PRACE (Partnership for Advanced Computing in Europe) posted its 2018 annual report yesterday and as managing director Serge Bogaerts wrote in his introduction, this year’s edition has a more “corporate publication” feel showcasing people who make up PRACE rather than a compilation of research profiles. That said, there’s still a slew of PRACE performance metrics and profiles of researcher-computer support teams intended to showcase how modern science requires such close collaboration.
Among the highlights are two interesting interviews. One is with Thomas Lippert, chair of PRACE Council and head of the Jülich Supercomputing Centre, who discusses the EuroHPC Joint Undertaking and how it differs from PRACE. A second interview is with U.S. XSEDE project director John Towns who looks at efforts to collaborate (more below on both interviews). Other noteworthy items include discussion of PRACE Scientific Steering Committee’s latest version of the Scientific Case for Computing in Europe 2018-2026, a welcoming of Austria into the PRACE fold, a review of PRACE’s efforts to engage industry, and of course PRACE metrics.
Without question formation of the EuroHPC Joint Undertaking was one of the major new happenings on the European HPC landscape. In his Q&A, Lippert noted, “This represents the recognition of high performance computing and the use of data as important activities at European level and not just at national level. Of course, the European Commission has always supported high performance computing, but this has been based on machines that are supervised at national level. They have now decided that there should, at the very highest level, be a European component to these activities, including the purchase of supercomputers which will be owned by Europe. The EuroHPC Joint Undertaking will act as a funding organization which can make this idea of European supercomputing a reality, both in terms of the operation and purchase of new machines and the development of new technology.
“In comparison, PRACE is an organization that works with Member States at the national level to act at the European level. It is bottom-up in that it is science-driven, compared to EuroHPC which is more top-down and driven by larger organizations which will control this kind of technology at the highest level. PRACE has, over the years, developed into a powerful organization, controlling how high performance computing is brought to users, how these users are supported, and implementing a stringent peer review process that ensures that there is healthy competition for computing time within academia and industry for the use of the machines it governs.” (For more on EuroHPC, see HPCwire article, Interview: EuroHPC Director Kalbe on Plans to Ramp Up Europe’s HPC Infrastructure.)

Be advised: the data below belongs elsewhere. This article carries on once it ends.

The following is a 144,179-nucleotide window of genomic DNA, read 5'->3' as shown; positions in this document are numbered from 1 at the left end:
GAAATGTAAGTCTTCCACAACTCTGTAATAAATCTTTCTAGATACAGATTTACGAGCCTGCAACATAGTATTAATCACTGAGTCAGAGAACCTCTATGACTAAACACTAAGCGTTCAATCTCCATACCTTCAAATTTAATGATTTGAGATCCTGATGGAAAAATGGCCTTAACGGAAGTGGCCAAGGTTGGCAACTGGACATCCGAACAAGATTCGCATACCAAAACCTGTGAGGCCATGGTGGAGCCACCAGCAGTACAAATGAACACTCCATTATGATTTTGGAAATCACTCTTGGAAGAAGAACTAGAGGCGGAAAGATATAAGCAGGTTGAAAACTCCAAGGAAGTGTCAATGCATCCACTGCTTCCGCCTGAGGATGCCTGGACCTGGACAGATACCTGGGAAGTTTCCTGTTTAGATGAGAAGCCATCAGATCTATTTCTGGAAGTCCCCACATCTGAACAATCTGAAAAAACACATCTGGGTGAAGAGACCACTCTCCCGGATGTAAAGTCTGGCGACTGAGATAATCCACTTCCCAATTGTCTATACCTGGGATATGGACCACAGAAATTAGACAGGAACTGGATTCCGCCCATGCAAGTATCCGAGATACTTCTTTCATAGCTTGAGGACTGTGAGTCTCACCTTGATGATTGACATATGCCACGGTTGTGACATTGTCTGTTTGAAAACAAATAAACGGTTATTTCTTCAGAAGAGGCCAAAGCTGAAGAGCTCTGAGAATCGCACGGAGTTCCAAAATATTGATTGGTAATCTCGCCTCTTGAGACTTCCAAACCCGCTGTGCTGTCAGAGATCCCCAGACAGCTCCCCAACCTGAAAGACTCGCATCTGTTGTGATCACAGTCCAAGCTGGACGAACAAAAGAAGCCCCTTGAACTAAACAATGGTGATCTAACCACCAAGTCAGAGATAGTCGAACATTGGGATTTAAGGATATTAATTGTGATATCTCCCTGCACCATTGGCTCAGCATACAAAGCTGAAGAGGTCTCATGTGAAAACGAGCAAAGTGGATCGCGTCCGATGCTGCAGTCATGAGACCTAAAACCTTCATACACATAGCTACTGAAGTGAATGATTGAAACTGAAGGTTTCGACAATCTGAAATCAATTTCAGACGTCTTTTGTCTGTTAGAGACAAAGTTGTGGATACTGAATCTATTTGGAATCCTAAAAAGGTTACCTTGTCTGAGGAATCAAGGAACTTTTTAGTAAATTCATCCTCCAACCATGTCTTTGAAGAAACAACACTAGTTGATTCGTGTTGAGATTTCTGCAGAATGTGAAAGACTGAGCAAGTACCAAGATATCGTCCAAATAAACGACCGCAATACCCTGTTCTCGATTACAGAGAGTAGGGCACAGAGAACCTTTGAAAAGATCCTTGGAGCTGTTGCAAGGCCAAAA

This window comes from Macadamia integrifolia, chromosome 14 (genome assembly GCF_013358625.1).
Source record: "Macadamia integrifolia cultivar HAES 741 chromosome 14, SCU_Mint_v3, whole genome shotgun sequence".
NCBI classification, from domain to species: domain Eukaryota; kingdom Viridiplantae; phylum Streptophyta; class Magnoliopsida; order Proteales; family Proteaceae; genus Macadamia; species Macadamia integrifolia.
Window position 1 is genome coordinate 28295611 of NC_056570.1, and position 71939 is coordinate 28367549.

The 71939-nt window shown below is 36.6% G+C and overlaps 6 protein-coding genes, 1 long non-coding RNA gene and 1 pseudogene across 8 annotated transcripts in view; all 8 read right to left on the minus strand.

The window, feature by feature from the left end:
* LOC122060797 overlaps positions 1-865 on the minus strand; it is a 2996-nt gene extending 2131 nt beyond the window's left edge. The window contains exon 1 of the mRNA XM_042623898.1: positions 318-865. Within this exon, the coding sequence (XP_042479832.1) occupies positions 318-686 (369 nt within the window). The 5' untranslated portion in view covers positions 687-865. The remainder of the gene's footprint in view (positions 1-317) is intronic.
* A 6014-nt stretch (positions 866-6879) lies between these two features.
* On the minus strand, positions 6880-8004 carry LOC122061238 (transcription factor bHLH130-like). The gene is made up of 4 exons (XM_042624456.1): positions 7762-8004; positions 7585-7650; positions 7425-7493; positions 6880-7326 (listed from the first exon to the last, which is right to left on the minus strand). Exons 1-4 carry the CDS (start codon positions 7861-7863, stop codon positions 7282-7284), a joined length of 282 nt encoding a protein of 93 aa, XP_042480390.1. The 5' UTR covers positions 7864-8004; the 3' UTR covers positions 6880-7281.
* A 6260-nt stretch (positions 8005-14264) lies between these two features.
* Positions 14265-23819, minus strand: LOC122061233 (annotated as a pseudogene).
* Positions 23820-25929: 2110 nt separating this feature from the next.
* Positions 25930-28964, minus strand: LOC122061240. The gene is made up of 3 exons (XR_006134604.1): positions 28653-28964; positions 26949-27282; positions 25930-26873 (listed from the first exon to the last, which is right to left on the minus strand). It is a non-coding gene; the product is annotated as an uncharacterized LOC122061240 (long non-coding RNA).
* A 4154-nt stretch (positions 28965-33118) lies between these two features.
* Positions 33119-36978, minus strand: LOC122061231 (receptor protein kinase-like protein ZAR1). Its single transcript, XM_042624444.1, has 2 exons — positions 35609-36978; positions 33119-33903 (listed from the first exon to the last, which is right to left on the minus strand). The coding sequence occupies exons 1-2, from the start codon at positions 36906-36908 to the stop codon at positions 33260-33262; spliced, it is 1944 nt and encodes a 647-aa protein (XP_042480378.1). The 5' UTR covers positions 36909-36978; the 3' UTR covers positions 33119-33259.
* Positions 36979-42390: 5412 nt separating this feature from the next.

Interestingly, the Towns interview touches upon the often-conflicting desire of scientists to collaborate freely internationally versus government goals to emphasize more narrowly-defined national and regional strength and the delicate efforts of scientific organizations to find productive middle ground. XSEDE (The Extreme Science and Engineering Discovery Environment) is funded by the NSF and charged with providing access to U.S. researchers to advanced computing resources.
Towns noted the U.S. has been pursuing some joint programs with PRACE with the ultimate goal of establishing a mechanism for providing joint allocations of resources in Europe and the U.S. for collaborating research teams. “We started around four years ago with a call for interest to both regions for providing support for these collaborations, which helped us understand how these collaborations work and how we could help to facilitate them. This, along with our developing relationship with RIKEN, eventually led to the signing of a joint memorandum of understanding between the three entities that detailed our willingness to collaborate on various activities,” said Towns.
Asked how he hoped to see the working relationship with PRACE improve in the future, Towns answered, “I think everyone would like to see things move a little faster, but that is the nature of international collaborations. We do not have the frequency of interactions that we have with people from the same region, and so inevitably things can take longer. For both sides, I would say that although we both see working together as really important, it can often be pushed aside as a priority from the perspective of our funding agencies. XSEDE’s funds come from the National Science Foundation in the US, and so the support of researchers in the US takes priority, but they do also recognize that science is increasingly becoming a large team sport, and those teams are almost invariably international.”
“We face various challenges when trying to create stronger ties and closer cooperation between our regions. Although we are similar in many respects, there are differences which can make things difficult. For instance, PRACE is a legal entity whereas XSEDE is a project, so we have different restrictions and freedoms in the way that we operate…Despite these differences, there is a very good collegial relationship between XSEDE and PRACE. It would be easy for us to get tired and give up on trying to work more closely, but there has always a willingness on both sides to recognize the challenges that we face and stand up and find solutions to them together, with the ultimate goal of enabling the best science that we can globally, not just within our regions,” said Towns.
The full PRACE 2018 annual report is a fairly quick read and can be downloaded as a PDF or read online. The annual report will also be available at PRACEdays 19 which will be part of the EuroHPC Summit Week 2019. EHPCSW 2019 will be held from May 13 to 17, Poznan, Poland.
Link to PRACE 2018 Report: http://www.prace-ri.eu/ar-2018/